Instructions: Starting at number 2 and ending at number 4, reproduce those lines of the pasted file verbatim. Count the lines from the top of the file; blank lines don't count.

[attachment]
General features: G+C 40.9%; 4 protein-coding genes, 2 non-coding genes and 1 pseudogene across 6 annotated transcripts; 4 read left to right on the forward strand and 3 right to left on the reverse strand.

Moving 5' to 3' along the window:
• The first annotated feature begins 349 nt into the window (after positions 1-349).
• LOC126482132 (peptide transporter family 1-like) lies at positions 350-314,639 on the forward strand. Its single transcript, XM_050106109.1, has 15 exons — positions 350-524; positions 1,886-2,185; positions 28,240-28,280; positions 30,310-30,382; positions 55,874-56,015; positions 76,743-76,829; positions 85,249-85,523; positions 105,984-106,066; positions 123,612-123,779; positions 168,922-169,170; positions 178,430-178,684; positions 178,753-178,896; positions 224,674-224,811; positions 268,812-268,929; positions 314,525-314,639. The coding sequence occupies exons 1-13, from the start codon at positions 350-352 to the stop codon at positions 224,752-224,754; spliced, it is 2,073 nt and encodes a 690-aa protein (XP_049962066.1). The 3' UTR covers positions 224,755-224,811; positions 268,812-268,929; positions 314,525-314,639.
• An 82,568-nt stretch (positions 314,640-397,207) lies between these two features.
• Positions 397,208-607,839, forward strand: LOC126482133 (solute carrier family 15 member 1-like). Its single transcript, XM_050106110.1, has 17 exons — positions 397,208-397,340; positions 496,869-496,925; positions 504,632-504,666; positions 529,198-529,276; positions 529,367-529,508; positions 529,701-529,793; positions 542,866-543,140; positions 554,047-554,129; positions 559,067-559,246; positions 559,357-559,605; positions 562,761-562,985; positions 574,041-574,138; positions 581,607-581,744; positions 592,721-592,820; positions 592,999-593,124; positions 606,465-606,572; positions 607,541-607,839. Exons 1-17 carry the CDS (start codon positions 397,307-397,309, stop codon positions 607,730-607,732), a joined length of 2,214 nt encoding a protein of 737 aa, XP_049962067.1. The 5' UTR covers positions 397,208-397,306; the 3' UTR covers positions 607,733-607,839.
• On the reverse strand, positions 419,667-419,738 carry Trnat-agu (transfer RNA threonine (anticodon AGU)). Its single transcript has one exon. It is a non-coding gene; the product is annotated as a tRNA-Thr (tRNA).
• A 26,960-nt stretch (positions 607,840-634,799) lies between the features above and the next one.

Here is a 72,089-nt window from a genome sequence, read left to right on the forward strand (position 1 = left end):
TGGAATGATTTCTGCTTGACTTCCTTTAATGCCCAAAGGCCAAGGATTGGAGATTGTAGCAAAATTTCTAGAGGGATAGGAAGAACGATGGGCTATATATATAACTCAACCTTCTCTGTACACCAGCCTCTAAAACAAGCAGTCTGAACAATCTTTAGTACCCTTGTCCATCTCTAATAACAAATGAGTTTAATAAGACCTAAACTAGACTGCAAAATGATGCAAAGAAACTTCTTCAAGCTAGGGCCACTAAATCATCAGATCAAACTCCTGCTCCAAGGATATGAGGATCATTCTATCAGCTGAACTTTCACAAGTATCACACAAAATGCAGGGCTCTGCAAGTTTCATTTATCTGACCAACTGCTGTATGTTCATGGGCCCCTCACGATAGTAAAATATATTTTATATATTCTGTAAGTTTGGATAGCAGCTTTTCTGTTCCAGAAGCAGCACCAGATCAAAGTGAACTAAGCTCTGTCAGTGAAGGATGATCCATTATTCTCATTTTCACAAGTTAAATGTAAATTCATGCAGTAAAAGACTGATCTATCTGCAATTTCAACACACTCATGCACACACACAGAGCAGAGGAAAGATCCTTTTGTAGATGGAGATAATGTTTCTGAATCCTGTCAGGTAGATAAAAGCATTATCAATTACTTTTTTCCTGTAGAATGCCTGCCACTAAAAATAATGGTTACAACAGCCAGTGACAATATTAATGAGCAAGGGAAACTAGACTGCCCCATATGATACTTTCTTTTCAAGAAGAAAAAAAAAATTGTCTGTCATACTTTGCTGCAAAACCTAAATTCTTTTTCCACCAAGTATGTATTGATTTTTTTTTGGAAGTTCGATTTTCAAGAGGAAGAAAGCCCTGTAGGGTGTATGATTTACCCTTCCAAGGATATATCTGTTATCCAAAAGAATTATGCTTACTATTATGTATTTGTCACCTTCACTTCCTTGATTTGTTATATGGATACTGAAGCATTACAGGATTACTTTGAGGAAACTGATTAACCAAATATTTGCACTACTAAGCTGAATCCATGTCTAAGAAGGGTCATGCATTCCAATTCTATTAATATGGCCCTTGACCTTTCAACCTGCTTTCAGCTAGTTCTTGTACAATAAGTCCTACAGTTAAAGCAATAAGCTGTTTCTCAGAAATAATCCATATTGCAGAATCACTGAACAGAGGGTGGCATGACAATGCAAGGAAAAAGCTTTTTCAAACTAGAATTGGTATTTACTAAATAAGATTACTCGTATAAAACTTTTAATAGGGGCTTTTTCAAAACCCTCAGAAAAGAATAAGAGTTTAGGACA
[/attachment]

Moving 5' to 3' along the window:
• The first annotated feature begins 349 nt into the window (after positions 1-349).
• LOC126482132 (peptide transporter family 1-like) lies at positions 350-314,639 on the forward strand. Its single transcript, XM_050106109.1, has 15 exons — positions 350-524; positions 1,886-2,185; positions 28,240-28,280; positions 30,310-30,382; positions 55,874-56,015; positions 76,743-76,829; positions 85,249-85,523; positions 105,984-106,066; positions 123,612-123,779; positions 168,922-169,170; positions 178,430-178,684; positions 178,753-178,896; positions 224,674-224,811; positions 268,812-268,929; positions 314,525-314,639. The coding sequence occupies exons 1-13, from the start codon at positions 350-352 to the stop codon at positions 224,752-224,754; spliced, it is 2,073 nt and encodes a 690-aa protein (XP_049962066.1). The 3' UTR covers positions 224,755-224,811; positions 268,812-268,929; positions 314,525-314,639.